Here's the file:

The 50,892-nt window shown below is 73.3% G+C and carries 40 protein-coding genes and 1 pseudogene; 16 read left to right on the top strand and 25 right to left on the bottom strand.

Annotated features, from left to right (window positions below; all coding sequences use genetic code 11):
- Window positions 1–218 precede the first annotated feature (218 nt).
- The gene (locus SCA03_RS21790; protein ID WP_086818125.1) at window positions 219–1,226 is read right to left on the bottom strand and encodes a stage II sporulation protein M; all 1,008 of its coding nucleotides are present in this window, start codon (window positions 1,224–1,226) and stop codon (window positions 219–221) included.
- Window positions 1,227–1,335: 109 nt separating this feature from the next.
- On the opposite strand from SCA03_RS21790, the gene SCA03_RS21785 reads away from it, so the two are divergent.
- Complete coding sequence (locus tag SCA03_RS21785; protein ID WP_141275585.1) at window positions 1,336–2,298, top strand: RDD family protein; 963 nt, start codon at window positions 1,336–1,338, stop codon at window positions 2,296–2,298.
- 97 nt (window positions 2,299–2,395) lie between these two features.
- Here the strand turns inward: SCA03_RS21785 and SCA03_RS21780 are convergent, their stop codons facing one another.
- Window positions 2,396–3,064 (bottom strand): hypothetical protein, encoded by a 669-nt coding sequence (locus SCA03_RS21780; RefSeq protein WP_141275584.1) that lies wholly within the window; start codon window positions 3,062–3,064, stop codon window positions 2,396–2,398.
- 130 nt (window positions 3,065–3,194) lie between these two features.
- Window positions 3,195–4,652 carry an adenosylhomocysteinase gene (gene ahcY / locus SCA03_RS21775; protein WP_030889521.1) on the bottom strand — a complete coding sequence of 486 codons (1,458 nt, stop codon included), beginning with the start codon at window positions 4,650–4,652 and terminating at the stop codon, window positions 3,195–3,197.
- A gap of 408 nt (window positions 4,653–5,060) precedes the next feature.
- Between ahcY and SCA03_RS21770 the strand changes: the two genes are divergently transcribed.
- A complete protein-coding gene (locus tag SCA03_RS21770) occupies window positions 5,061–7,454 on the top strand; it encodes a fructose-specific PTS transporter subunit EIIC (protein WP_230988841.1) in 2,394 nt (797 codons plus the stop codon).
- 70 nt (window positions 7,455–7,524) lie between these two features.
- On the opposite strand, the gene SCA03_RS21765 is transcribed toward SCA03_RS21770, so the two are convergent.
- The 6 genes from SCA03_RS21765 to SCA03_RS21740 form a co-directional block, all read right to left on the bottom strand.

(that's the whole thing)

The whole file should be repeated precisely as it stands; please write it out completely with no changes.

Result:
The 50,892-nt window shown below is 73.3% G+C and carries 40 protein-coding genes and 1 pseudogene; 16 read left to right on the top strand and 25 right to left on the bottom strand.

Annotated features, from left to right (window positions below; all coding sequences use genetic code 11):
- Window positions 1–218 precede the first annotated feature (218 nt).
- The gene (locus SCA03_RS21790; protein ID WP_086818125.1) at window positions 219–1,226 is read right to left on the bottom strand and encodes a stage II sporulation protein M; all 1,008 of its coding nucleotides are present in this window, start codon (window positions 1,224–1,226) and stop codon (window positions 219–221) included.
- Window positions 1,227–1,335: 109 nt separating this feature from the next.
- On the opposite strand from SCA03_RS21790, the gene SCA03_RS21785 reads away from it, so the two are divergent.
- Complete coding sequence (locus tag SCA03_RS21785; protein ID WP_141275585.1) at window positions 1,336–2,298, top strand: RDD family protein; 963 nt, start codon at window positions 1,336–1,338, stop codon at window positions 2,296–2,298.
- 97 nt (window positions 2,299–2,395) lie between these two features.
- Here the strand turns inward: SCA03_RS21785 and SCA03_RS21780 are convergent, their stop codons facing one another.
- Window positions 2,396–3,064 (bottom strand): hypothetical protein, encoded by a 669-nt coding sequence (locus SCA03_RS21780; RefSeq protein WP_141275584.1) that lies wholly within the window; start codon window positions 3,062–3,064, stop codon window positions 2,396–2,398.
- 130 nt (window positions 3,065–3,194) lie between these two features.
- Window positions 3,195–4,652 carry an adenosylhomocysteinase gene (gene ahcY / locus SCA03_RS21775; protein WP_030889521.1) on the bottom strand — a complete coding sequence of 486 codons (1,458 nt, stop codon included), beginning with the start codon at window positions 4,650–4,652 and terminating at the stop codon, window positions 3,195–3,197.
- A gap of 408 nt (window positions 4,653–5,060) precedes the next feature.
- Between ahcY and SCA03_RS21770 the strand changes: the two genes are divergently transcribed.
- A complete protein-coding gene (locus tag SCA03_RS21770) occupies window positions 5,061–7,454 on the top strand; it encodes a fructose-specific PTS transporter subunit EIIC (protein WP_230988841.1) in 2,394 nt (797 codons plus the stop codon).
- 70 nt (window positions 7,455–7,524) lie between these two features.
- On the opposite strand, the gene SCA03_RS21765 is transcribed toward SCA03_RS21770, so the two are convergent.
- The 6 genes from SCA03_RS21765 to SCA03_RS21740 form a co-directional block, all read right to left on the bottom strand.